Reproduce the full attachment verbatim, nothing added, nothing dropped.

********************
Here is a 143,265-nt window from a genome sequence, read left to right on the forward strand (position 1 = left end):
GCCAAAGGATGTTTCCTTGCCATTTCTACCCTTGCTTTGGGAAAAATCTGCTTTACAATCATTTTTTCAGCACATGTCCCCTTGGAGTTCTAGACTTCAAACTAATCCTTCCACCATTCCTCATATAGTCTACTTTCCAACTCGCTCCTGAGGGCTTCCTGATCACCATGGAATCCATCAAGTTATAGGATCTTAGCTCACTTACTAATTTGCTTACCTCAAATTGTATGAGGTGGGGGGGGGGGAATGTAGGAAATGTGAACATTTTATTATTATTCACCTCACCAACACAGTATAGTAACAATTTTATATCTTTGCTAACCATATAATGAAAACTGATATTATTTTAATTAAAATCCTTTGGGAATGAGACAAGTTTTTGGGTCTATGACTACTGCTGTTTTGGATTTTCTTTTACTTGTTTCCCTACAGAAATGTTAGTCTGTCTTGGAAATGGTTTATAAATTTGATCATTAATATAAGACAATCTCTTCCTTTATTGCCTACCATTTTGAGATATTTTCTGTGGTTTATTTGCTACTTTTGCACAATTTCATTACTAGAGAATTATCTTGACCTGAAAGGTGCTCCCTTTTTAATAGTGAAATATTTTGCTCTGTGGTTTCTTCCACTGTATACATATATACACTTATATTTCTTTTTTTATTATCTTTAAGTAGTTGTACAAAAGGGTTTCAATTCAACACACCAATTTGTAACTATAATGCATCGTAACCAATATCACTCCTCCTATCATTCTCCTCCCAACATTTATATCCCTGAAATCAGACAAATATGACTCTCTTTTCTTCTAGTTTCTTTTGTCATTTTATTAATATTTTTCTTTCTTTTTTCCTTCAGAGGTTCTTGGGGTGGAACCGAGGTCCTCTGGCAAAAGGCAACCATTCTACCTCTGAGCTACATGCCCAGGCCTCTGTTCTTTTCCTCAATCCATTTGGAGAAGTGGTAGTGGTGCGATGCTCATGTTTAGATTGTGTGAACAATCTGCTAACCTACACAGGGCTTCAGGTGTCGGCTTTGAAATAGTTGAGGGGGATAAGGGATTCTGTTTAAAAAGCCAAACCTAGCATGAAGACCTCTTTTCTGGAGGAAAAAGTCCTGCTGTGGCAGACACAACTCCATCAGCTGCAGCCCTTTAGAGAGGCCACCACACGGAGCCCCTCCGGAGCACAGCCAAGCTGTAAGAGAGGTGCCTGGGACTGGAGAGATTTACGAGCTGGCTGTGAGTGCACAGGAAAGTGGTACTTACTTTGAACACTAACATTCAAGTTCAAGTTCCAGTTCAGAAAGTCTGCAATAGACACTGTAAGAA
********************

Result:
Here is a 143,265-nt window from a genome sequence, read left to right on the forward strand (position 1 = left end):
GCCAAAGGATGTTTCCTTGCCATTTCTACCCTTGCTTTGGGAAAAATCTGCTTTACAATCATTTTTTCAGCACATGTCCCCTTGGAGTTCTAGACTTCAAACTAATCCTTCCACCATTCCTCATATAGTCTACTTTCCAACTCGCTCCTGAGGGCTTCCTGATCACCATGGAATCCATCAAGTTATAGGATCTTAGCTCACTTACTAATTTGCTTACCTCAAATTGTATGAGGTGGGGGGGGGGGAATGTAGGAAATGTGAACATTTTATTATTATTCACCTCACCAACACAGTATAGTAACAATTTTATATCTTTGCTAACCATATAATGAAAACTGATATTATTTTAATTAAAATCCTTTGGGAATGAGACAAGTTTTTGGGTCTATGACTACTGCTGTTTTGGATTTTCTTTTACTTGTTTCCCTACAGAAATGTTAGTCTGTCTTGGAAATGGTTTATAAATTTGATCATTAATATAAGACAATCTCTTCCTTTATTGCCTACCATTTTGAGATATTTTCTGTGGTTTATTTGCTACTTTTGCACAATTTCATTACTAGAGAATTATCTTGACCTGAAAGGTGCTCCCTTTTTAATAGTGAAATATTTTGCTCTGTGGTTTCTTCCACTGTATACATATATACACTTATATTTCTTTTTTTATTATCTTTAAGTAGTTGTACAAAAGGGTTTCAATTCAACACACCAATTTGTAACTATAATGCATCGTAACCAATATCACTCCTCCTATCATTCTCCTCCCAACATTTATATCCCTGAAATCAGACAAATATGACTCTCTTTTCTTCTAGTTTCTTTTGTCATTTTATTAATATTTTTCTTTCTTTTTTCCTTCAGAGGTTCTTGGGGTGGAACCGAGGTCCTCTGGCAAAAGGCAACCATTCTACCTCTGAGCTACATGCCCAGGCCTCTGTTCTTTTCCTCAATCCATTTGGAGAAGTGGTAGTGGTGCGATGCTCATGTTTAGATTGTGTGAACAATCTGCTAACCTACACAGGGCTTCAGGTGTCGGCTTTGAAATAGTTGAGGGGGATAAGGGATTCTGTTTAAAAAGCCAAACCTAGCATGAAGACCTCTTTTCTGGAGGAAAAAGTCCTGCTGTGGCAGACACAACTCCATCAGCTGCAGCCCTTTAGAGAGGCCACCACACGGAGCCCCTCCGGAGCACAGCCAAGCTGTAAGAGAGGTGCCTGGGACTGGAGAGATTTACGAGCTGGCTGTGAGTGCACAGGAAAGTGGTACTTACTTTGAACACTAACATTCAAGTTCAAGTTCCAGTTCAGAAAGTCTGCAATAGACACTGTAAGAA